Guest column

Many ways to assess school quality

By Maureen Haining | Apr 01, 2014

The recent articles regarding standards based education in the Camden/Rockport school district from administrator, teacher and parent perspectives are a welcome and much needed open and public debate about the direction and quality of public education in our community. Educational experts, administrators, practitioners and parents all have unique and valid perspectives on what works and what doesn’t in educating the children of our community. Budget constraints and state mandates are no doubt applying downward pressures on public education. Any public institution can take a quick and perilous dive down in quality without good leadership, clear vision and mission, self-assessment and critical evaluation of teaching practices and parent feedback regarding what is and isn’t working for student learning.

There are many ways to assess the quality of schools, none of which are perfect. SAT scores, state standardized test scores, graduation rates, college acceptances, number of AP courses offered, state and national rankings are the typical objective measures. School climate is a more difficult and subjective quality to measure. I would suggest that an environment which fosters open and collaborative discussions amongst administrators, teachers and parents is critical to cultivating a positive school climate and should be a ‘standard’. However, I have had more than one conversation with many a well-respected teacher that indicates this is not a quality in which our district would ‘meet the standard’. In the same vein, I have met more than one community member that refrains from speaking critically for fear of public recrimination as well. It might also be noted that the lack of differing opinion on the part of teaching staff with regards to the administration’s proposal to drop our school accreditation status at the public meeting was perhaps not because there is no such differing opinion.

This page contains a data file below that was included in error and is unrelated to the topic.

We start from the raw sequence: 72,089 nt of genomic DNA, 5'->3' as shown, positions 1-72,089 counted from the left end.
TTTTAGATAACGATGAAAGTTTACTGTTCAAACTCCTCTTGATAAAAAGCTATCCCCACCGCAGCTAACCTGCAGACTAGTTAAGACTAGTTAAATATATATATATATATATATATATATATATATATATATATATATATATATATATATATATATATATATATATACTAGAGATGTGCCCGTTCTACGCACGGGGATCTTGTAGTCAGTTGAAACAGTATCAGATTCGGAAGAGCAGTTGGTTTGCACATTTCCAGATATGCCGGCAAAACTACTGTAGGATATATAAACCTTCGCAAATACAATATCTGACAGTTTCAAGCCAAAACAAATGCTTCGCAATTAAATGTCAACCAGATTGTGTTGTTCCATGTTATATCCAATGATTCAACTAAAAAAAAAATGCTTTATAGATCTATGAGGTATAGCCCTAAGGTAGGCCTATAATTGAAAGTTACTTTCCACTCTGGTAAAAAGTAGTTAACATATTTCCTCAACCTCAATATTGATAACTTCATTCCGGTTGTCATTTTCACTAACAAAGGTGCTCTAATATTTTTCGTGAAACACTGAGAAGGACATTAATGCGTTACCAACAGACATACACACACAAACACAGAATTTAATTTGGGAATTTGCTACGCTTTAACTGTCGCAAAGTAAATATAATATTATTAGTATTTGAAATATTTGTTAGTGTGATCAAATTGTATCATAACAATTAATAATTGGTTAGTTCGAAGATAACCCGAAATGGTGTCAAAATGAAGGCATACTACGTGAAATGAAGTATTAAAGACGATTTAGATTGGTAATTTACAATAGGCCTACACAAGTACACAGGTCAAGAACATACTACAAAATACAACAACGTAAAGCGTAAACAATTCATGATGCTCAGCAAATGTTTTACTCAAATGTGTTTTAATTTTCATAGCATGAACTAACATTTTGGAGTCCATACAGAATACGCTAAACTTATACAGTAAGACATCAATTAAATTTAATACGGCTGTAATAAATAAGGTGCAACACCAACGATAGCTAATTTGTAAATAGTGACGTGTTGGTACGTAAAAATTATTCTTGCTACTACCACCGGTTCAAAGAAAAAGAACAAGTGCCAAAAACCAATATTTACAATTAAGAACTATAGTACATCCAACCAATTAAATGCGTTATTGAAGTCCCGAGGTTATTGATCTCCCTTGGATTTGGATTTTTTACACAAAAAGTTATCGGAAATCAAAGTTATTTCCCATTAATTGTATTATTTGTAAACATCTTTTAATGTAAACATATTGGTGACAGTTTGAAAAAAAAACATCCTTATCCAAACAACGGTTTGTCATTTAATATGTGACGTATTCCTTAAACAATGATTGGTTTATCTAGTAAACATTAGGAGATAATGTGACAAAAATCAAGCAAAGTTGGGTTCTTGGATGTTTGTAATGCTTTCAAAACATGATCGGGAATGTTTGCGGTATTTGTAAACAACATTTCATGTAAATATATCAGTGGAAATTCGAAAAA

At the risk of suffering my own public reprisals for offering an opinion, I would dare to suggest that administration, teaching staff and community come together to examine more transparently, in a professional and respectful manner, the educational decisions that have been made in the last 3 to 5 years with an eye toward determining whether we are on an upward or downward spiral in our schools. What has changed in the last 5 years? Class size (up from 23ish to 27ish), standards (MLR vs. Common Core), standards based reporting, schooner time in middle school, library staffing at the high school, and cultural exchange programs are just a few of the more visible changes that come to mind. And potentially coming soon, proficiency based diplomas and standards based reporting in the high school. Lots of changes in such a short period of time no doubt have some kind of impact.